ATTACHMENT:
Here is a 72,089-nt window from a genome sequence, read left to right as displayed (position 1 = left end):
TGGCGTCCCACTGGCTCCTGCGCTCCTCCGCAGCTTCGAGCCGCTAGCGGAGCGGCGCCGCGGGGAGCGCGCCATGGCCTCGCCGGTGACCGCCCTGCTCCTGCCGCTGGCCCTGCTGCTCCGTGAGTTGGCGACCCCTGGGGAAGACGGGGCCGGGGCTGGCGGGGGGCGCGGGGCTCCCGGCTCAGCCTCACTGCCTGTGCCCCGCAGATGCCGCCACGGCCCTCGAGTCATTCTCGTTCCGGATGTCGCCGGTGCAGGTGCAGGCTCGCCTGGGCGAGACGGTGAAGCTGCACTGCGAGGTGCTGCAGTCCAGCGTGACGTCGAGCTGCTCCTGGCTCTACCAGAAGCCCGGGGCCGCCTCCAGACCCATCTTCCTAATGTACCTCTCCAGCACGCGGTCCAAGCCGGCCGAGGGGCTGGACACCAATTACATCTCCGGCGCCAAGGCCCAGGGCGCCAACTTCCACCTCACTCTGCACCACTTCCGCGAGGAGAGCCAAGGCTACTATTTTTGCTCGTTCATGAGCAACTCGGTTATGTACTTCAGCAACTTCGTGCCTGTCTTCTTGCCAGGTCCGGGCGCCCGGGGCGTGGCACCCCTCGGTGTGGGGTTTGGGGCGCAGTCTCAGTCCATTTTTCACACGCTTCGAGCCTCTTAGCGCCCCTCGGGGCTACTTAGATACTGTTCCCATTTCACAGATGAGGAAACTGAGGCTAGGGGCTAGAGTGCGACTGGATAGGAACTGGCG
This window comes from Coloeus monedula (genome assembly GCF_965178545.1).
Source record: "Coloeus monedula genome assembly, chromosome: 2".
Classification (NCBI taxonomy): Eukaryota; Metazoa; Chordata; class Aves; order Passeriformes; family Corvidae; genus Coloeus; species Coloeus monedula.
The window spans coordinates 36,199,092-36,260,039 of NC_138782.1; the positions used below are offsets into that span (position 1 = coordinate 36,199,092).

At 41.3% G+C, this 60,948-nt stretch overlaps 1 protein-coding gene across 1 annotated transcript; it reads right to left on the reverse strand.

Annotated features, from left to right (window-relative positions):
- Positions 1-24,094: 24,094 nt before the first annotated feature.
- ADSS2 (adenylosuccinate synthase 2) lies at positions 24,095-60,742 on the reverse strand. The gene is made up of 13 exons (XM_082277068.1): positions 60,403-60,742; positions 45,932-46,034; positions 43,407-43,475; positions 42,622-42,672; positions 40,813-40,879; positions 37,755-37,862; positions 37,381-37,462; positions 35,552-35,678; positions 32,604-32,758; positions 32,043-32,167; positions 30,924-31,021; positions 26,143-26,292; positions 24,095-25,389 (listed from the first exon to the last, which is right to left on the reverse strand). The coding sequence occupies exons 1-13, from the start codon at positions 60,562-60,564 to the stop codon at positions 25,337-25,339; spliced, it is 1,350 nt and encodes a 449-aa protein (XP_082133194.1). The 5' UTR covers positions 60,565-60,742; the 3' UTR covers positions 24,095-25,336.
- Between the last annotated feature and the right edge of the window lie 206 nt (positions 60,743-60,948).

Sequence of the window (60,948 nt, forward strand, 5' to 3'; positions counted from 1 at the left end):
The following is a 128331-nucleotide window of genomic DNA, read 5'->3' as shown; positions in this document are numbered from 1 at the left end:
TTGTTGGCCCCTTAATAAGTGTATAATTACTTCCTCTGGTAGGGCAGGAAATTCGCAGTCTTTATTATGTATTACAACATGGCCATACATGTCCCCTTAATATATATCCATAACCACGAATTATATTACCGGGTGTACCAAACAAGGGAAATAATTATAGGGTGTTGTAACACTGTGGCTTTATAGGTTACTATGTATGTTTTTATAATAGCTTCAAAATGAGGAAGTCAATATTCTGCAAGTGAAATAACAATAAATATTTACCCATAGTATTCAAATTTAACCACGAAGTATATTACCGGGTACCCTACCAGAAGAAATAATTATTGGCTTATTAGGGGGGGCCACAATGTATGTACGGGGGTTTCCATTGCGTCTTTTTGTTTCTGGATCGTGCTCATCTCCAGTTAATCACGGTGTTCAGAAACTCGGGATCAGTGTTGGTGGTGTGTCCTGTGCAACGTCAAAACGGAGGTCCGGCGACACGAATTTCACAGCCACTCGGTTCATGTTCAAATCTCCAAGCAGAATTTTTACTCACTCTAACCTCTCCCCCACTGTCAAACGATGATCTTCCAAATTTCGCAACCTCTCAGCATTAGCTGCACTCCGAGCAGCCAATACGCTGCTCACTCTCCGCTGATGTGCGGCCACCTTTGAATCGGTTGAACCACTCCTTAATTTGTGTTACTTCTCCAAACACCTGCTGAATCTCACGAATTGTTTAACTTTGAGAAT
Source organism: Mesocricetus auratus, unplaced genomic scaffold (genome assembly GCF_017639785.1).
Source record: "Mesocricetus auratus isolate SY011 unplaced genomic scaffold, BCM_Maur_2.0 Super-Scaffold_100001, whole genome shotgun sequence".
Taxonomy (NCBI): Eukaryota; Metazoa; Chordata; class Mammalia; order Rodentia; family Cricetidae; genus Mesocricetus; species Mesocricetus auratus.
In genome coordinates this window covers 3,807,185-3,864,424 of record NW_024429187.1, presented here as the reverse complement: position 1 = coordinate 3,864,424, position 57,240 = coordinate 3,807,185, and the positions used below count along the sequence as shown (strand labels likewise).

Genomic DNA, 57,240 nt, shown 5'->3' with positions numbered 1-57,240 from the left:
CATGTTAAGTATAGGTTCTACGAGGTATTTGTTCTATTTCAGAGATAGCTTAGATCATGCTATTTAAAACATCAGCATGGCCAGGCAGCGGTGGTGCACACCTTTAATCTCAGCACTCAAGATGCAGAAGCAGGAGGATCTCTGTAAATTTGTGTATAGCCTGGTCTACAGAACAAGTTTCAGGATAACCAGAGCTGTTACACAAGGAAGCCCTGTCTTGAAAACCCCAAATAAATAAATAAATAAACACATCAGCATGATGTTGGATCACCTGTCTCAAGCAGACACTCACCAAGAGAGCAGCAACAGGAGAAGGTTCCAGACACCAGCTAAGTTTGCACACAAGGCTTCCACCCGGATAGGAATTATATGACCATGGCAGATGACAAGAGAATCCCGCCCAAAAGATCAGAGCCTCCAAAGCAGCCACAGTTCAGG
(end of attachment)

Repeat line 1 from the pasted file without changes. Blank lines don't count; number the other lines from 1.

Here is a 72,089-nt window from a genome sequence, read left to right as displayed (position 1 = left end):